Grahamstown has officially been renamed to Makhanda by Arts and Culture Minister, Nathi Mthethwa.
In a statement, Mthethwa explained why the name change was imminent and ‘Makhanda’ was a more fitting name choice.
‘The town formerly known as ‘Grahamstown’ is named after Lieutenant-Colonel John Graham whose role in the Frontier Wars was to exercise the ‘maximum degree of terror’ on the Xhosa natives and who was and is still infamous for his methods to ‘break the back of the native’ by employing the most savage means imaginable, including liberally employing the ‘scorched earth policy’ against those he conquered – burning their homes, their crops, their livestock and homes, before murdering the warriors he met in battle, and butchering even women and children in a mass extermination of a people – whose descendants can still be found in the area,’ reports IOL.
‘The name of John Graham is one that evokes unimaginable pain,’ Mthethwa said.
As stated on The Citizen, the proposed name change was announced in July when the department said there had been a 20-year call for it to take place. It said the name should be changed due to some people being opposed to the painful history the founder of Grahamstown epitomised.
Mthethwa has also advised the some 300 objectors that he would refer each complaint to the South African Geographical Names Council (SAGNC) for further advice as directed by the South African Geographical Names Act of 1998.
‘The historical sentiments and arguments around heritage values were noted,’ said Mthethwa.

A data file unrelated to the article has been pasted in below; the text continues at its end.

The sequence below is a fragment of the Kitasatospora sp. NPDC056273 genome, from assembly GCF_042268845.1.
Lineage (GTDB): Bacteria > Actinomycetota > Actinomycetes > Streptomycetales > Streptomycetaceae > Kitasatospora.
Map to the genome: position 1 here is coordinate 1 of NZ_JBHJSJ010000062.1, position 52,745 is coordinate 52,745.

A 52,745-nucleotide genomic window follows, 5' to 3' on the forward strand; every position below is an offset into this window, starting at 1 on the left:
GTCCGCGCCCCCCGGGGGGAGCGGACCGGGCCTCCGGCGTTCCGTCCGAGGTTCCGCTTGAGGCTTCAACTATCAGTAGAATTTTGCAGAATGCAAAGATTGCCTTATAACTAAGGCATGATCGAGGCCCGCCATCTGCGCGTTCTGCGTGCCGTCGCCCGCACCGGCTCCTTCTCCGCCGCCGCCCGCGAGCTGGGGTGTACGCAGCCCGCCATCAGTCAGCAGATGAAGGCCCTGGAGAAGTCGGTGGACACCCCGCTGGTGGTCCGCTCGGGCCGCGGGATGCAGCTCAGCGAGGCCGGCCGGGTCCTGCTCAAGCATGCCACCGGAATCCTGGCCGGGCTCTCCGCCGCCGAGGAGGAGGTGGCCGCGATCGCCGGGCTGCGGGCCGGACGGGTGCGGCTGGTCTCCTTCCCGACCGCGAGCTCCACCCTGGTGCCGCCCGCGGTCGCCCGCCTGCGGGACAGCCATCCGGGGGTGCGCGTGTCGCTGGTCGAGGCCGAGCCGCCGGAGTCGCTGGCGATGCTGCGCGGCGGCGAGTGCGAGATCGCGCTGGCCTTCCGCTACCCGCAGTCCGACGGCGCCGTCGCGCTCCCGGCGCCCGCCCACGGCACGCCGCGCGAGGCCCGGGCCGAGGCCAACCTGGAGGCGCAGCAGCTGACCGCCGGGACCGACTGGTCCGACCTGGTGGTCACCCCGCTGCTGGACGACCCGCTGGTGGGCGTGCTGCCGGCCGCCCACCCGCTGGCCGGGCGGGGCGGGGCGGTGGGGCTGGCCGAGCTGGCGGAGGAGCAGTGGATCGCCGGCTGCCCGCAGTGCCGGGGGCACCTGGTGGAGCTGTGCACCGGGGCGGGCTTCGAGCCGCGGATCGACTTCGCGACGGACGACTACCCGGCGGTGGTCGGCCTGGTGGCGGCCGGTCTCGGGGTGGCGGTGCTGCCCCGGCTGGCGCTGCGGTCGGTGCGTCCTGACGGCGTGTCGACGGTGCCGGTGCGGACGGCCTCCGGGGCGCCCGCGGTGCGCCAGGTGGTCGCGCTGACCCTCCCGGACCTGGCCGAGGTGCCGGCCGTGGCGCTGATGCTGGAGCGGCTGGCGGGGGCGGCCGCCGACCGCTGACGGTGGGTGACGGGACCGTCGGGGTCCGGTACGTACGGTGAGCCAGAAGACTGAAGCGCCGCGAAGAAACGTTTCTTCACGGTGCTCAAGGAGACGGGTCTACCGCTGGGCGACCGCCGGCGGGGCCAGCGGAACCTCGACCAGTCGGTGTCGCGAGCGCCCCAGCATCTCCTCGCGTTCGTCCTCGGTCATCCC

‘While it is indeed the Department of Arts and Culture’s mandate to promote and preserve our heritage, we cannot allow these sentiments to undermine government’s transformational agenda on the country’s heritage landscape.
‘Standardisation of geographical names forms part of a broader government transformation programme toward addressing the imbalances of the past, and it forms part of the symbolic reparations as recommended by the Truth and Reconciliation Commission.’
Background On Makhanda Ka Nxele
‘What South Africans ought to know is that the name change of the town to Makhanda is the fulfilling of the prophecy of Ukubuya kuka Nxele (“The return of Nxele”). Makhanda was a warrior, war doctor, philosopher and prophet whose heroics in the Frontier Wars included an attack on a British garrison at the locality.
‘Makhanda ka Nxele was imprisoned in (and would later die while escaping from) Robben Island a few years shy of some 100 years before the founding fathers of South Africa’s liberation including Govan Mbeki, Raymond Mhlaba, Nelson Mandela, Walter Sisulu, Ahmed Kathrada, Andrew Mlangeni, Elias Motsoaledi, Robert Sobukwe and many gallant and honourable fighters in the struggle for liberation were imprisoned there.
‘The renaming of this town will ensure that Makhanda ka Nxele’s memory is immortalised, and rightfully so,’ said Mthethwa on Tuesday.
Decolonising Historically Oppressive Institutions
The renaming of Grahamstown is not a small feat and we need to be cognisant of how #RhodesMustFall in 2015 has significantly paved the way for a wider movement in decolonising oppressive institutions. The campaign was sparked by the need to decolonise education in South Africa. Historically and presently, South Africa is enamoured with historic statues and places named after its oppressors and dismantling either/or is a small symbol of transformation following colonialism and apartheid.
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